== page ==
When and why would I use Backbone.js Router for routing instead of routing via server-side code? Could someone elaborate on that since it's my first time exposed to do routing on client-side.
You've presented a false dichotomy. The reality is that there is probably never going to be a situation when you'll use Backbone's router in place of a server-side solution. That said, there is certainly a growing trend toward using client-side routers in general (not specifically Backbone's) to create one-page apps—e.g., Ember.js. Here are your options:
Only server-side routes
This is the classic approach that is a big component of frameworks like Rails. It is a mature strategy that draws very bright lines between your models, views, and controllers. It's certainly not going away anytime soon, and for good reason: it's great if you're not developing a one-page app, which most people aren't.
Only client-side routes
A hybrid approach is where Backbone's router will shine. You use server-side routes to serve the views/templates, and then you enhance them with Backbone's routes. Here's a few examples of that:
Unless you're set on writing a one-page app, it's safe to say that you won't benefit too much from using a client-side router. And even if you are writing a one-pager, you probably shouldn't look to Backbone to do it.
just my 2-cents
Edit: deleted " as server-side" in memorable line.
It's entirely a matter of preference. It's basically another version of asking when to do an AJAX request rather than a full request. You could use Backbone entirely for routing with a single page app and then just have the back-end represent a pure representation of the model through an API. This would be particularly helpful if pursuing an HTML5 -> Mobile type of solution. I'd recommend a more tempered approach to start with depending on the skill set of you and your colleagues.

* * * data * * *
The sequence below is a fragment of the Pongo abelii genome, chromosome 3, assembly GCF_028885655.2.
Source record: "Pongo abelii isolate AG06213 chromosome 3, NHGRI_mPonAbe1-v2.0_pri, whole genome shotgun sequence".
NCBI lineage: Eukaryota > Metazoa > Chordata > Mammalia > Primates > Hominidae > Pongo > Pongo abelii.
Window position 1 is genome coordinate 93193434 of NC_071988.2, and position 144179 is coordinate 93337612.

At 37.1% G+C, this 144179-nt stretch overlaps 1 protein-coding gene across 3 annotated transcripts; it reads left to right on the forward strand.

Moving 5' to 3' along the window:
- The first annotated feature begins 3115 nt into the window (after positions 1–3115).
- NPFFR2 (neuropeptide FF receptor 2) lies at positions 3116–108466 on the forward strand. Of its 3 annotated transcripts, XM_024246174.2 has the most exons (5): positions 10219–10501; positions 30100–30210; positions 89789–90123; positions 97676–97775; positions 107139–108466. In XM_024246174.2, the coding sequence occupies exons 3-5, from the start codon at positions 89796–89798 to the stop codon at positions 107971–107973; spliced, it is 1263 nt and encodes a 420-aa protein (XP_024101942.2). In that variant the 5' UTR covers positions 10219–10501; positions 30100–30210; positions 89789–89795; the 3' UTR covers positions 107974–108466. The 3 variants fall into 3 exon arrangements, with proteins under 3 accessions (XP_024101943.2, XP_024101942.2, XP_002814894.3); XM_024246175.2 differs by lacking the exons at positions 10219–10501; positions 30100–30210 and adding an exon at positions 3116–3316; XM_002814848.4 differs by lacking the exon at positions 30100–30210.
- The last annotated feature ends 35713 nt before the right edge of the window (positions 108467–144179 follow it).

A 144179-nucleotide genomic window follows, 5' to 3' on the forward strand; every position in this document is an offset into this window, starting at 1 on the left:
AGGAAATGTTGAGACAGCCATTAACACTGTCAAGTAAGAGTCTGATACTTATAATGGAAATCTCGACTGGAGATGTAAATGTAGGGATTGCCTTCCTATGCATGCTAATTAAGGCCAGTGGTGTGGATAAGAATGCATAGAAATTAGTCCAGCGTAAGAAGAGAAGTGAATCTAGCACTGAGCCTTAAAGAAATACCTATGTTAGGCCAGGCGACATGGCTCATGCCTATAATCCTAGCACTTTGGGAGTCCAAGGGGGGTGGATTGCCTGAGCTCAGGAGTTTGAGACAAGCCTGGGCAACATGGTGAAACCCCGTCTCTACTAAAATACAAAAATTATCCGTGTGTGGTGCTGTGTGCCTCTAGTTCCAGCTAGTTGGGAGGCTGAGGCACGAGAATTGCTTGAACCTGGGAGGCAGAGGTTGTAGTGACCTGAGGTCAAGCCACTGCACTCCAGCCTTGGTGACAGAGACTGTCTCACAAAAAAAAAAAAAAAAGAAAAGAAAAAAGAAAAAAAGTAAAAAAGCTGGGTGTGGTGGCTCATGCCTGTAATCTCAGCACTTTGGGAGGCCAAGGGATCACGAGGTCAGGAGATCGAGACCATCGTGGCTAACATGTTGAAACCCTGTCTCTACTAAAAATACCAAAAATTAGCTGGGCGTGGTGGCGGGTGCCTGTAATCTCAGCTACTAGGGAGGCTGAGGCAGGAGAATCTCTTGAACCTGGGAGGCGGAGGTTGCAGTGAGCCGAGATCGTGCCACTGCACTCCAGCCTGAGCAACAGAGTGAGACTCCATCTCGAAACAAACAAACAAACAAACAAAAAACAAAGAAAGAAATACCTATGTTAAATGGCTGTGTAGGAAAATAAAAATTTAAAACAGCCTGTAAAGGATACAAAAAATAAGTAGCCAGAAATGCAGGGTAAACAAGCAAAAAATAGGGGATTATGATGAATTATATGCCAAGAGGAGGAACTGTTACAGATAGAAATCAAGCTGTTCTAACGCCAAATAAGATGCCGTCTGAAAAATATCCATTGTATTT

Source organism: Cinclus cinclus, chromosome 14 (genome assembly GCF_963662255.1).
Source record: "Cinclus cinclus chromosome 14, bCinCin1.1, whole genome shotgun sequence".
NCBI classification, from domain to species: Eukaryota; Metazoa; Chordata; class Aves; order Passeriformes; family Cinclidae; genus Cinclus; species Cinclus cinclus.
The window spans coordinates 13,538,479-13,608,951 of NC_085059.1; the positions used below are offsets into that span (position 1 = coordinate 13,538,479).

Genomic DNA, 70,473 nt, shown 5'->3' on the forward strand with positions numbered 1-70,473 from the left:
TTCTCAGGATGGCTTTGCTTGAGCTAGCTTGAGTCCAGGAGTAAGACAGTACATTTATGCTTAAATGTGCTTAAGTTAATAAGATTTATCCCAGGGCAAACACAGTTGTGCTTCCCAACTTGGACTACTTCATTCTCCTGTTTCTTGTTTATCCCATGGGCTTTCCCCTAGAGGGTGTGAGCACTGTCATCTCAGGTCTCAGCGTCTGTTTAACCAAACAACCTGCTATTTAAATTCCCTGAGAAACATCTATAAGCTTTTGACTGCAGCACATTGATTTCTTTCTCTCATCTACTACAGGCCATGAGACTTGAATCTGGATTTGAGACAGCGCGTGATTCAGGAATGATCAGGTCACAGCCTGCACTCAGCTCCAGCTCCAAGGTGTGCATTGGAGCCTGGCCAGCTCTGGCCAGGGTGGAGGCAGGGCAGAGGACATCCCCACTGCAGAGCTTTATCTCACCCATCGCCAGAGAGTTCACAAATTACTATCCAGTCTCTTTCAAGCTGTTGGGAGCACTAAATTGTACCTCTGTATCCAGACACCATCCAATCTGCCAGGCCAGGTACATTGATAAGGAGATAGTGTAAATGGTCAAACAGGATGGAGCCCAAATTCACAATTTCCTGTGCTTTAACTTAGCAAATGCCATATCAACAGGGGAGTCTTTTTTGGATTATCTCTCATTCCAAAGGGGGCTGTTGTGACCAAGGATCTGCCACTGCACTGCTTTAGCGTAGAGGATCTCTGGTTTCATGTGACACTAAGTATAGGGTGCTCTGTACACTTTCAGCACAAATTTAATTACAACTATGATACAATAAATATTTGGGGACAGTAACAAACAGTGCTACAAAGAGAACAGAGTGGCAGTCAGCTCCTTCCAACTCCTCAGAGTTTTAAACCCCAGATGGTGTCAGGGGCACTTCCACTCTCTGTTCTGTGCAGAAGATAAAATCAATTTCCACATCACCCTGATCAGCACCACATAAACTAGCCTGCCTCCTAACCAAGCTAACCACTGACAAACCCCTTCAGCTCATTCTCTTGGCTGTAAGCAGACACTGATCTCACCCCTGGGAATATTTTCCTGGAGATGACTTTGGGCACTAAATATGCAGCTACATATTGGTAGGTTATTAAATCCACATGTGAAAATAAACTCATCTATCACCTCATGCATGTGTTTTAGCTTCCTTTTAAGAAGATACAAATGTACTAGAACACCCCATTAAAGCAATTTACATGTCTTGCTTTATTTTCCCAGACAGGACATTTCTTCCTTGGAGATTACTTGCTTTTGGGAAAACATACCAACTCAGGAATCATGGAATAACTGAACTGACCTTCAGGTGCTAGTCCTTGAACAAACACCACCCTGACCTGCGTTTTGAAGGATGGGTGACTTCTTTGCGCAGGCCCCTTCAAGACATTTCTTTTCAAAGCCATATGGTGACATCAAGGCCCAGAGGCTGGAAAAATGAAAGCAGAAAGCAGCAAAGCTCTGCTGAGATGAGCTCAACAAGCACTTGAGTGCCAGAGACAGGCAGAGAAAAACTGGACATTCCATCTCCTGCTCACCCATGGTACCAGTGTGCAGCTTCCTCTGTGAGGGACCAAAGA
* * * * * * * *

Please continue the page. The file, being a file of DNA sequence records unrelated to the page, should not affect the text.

The best first step would normally be to make sure to use something like a Backbone router to represent addressable front end state changes that are aligned with the primary application purpose. If the front end is doing things like displaying a detail view which is created from an AJAX request, then rather than implement that through an event handler attached to some UI element, you should implement it using a hash segment and front end routing which the UI element links to. So for instance the UI element would just be a link to something like
After starting with this you can implement routers increasingly as desired.
Why I would use it:
Next two items are somewhat related to the client side routing (not directly though):
Why I would not use it:
That being said, in my opinion, client-side routing makes most sense for rich UI applications that don't need to be crawled (mostly because they are password protected).
e.g. email, chat, enterprise applications, games, other custom applications.
On the other hand, as you may have noticed, websites intended to be crawled don't use client-side routing.
e.g. blogs, public websites, wiki pages, etc.
Worth mentioning, you can mix these two approaches in the same application as long as it has different sections falling into different categories mentioned above.
You still need to do server-side routing. From the Backbone docs:
You will do server and client side routing.
Requests from your client to the server still needs to be routed on the server. From your server's point of view routing is still done for Ajax requests.
The client side router is used to route
The the routers are very different and for now I cannot think of any circumstances where you'll use the one instead of the other.